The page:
Rogers & Norton News

Time to move on?

Thursday, February 2, 2017

It has recently been reported that a man had to be evicted from the James Paget University Hospital in Norfolk after occupying a bed “unnecessarily” for over two years.  Clearly, this is a very unusual situation and would have involved different procedures and considerations from those required in relation to residential properties, but what can a landlord do if they have a tenant who they want to move out?

Elizabeth Gibson, solicitor in the firm’s property litigation team, comments: Fortunately for most residential landlords, the process does not need to be as long as this, provided that they have complied with the law.  Most residential leases are now assured shorthold tenancies.  Where the tenant is not in breach of any of the terms of such a tenancy and you would like them to leave on or after the end of the initial fixed term the simplest way to do this is to serve what is known as a section 21 notice, which must give them at least 2 months to leave.

The key to being able to successfully regain possession of your property with minimum complication is to ensure that you comply with all statutory requirements at the outset of the tenancy.  This reduces the risk of your tenant challenging any notices that you may wish to serve in the future.  The most important requirements are as follows:

  • Ensure that if you take a deposit, it is protected in a government-approved scheme
  • Provide the tenant with an Energy Performance Certificate and a copy of a Gas Safety Certificate
  • Provide the tenant with the document entitled “How to rent: the checklist for renting in England”, as published by the Department for Communities and Local Government

 

A letting agent should be able to assist you in complying with these requirements if you are unsure.

Your duties no longer stop there.  You must also ensure that the property is in a safe and clean condition, as if a tenant complains to the local housing authority about the condition of the property and that authority subsequently serves you with an improvement or remedial notice, in some circumstances this can prevent you from serving a section 21 notice for 6 months of the service or of the end of suspension of that notice as this would be deemed to be a retaliatory eviction.

Assuming that the notice you have served is not defective, you can then apply to court for a possession order if your tenant does not move out one the notice expires.  The court then generally has no discretion other than to grant a possession order, unless the tenant is able to raise a successful challenge to the validity of the notice.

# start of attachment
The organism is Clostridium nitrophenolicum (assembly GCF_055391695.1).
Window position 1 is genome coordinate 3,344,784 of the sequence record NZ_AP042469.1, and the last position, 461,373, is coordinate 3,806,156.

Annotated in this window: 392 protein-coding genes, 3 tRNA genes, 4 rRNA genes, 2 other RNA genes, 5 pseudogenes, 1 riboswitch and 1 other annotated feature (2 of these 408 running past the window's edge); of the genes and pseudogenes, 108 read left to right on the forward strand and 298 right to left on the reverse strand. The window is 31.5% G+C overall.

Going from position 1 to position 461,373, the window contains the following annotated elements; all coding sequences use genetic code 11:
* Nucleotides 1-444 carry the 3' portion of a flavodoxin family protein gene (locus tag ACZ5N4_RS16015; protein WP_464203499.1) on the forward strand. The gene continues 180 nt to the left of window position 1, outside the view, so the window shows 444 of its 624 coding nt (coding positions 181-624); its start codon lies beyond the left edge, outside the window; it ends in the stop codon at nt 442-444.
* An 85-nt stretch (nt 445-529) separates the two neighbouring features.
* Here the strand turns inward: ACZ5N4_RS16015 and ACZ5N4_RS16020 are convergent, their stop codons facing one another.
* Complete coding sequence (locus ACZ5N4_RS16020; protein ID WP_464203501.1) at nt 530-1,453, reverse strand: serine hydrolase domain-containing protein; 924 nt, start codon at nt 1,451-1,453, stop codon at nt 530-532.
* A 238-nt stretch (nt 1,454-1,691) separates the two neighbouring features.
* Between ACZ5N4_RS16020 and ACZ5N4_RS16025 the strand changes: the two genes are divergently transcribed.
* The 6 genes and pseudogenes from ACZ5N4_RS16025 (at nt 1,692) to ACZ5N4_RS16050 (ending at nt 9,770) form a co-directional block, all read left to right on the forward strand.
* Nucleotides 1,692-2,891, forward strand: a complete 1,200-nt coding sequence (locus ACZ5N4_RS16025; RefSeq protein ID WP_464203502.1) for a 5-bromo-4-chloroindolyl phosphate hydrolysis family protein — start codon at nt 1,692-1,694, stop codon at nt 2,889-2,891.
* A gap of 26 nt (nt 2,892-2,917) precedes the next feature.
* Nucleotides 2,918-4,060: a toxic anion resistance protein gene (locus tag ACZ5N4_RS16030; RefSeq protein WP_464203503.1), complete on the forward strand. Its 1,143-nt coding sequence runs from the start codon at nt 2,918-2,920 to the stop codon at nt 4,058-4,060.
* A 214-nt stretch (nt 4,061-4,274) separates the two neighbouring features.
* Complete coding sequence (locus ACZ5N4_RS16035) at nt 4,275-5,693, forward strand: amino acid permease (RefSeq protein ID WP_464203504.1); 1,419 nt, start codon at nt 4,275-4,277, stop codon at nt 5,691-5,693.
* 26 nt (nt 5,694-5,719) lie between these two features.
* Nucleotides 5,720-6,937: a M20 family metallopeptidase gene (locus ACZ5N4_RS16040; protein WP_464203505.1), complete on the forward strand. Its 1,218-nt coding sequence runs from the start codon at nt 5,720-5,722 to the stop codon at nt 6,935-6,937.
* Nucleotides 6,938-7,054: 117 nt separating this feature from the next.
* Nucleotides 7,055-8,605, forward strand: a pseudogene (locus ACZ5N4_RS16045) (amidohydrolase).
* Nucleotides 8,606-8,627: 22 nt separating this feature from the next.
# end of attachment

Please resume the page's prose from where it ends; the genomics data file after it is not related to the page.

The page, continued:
Where the tenant is in breach of certain terms of the tenancy (most commonly, where they are in arrears with their rent) or the landlord is able to make out any of the other specific grounds for possession listed in the Housing Act 1988 a section 8 notice can be served, even during the initial fixed term of the tenancy.  The amount of notice to vacate that needs to be given to the tenant will depend on which ground(s) are being relied upon.  The longest is two months, and as with a section 21 notice, if the tenant does not move out upon expiry of the section 8 notice you can issue court proceedings.  Depending upon what grounds for possession you are relying upon, in some cases the court has a discretion whether to grant a possession order and in others it is mandatory to grant such an order.

Once you have your possession order you must wait for it to expire before making the tenants leave your property.  If they do not comply with the order you can instruct a court bailiff to attend the property to evict them and change the locks.

The above only sets out a brief summary as to how to go about obtaining possession of a residential property.  There are many other requirements, particularly relating to the timing of service of notices, which must be complied with to guarantee that the notice will stand up in court.  We therefore recommend that you take your own legal advice before you take any steps to evict a tenant.

The property litigation team at Rogers & Norton has extensive experience of dealing with residential landlord and tenant repossession matters and would be pleased to assist you, from drafting the initial notice and the court papers to attending the hearing with you and instructing bailiffs to enforce the order.  Where there are rent arrears we can also assist you with recovering these and tracing your tenant where they have absconded.

The property litigation team can also assist you with a range of other property-related disputes, including:

  • Boundary disputes
  • Disputes over rights of way
  • Commercial rent arrears
  • Termination of commercial leases
  • Neighbour disputes
  • Dilapidations
  • Squatters

See our Commercial Dispute Resolution or Personal Dispute Resolution pages for further details.

Please Contact:

Elizabeth Gibson (01603) 675641 email eg@rogers-norton.co.uk

Bruce Faulkner (01603) 675608 email bwf@rogers-norton.co.uk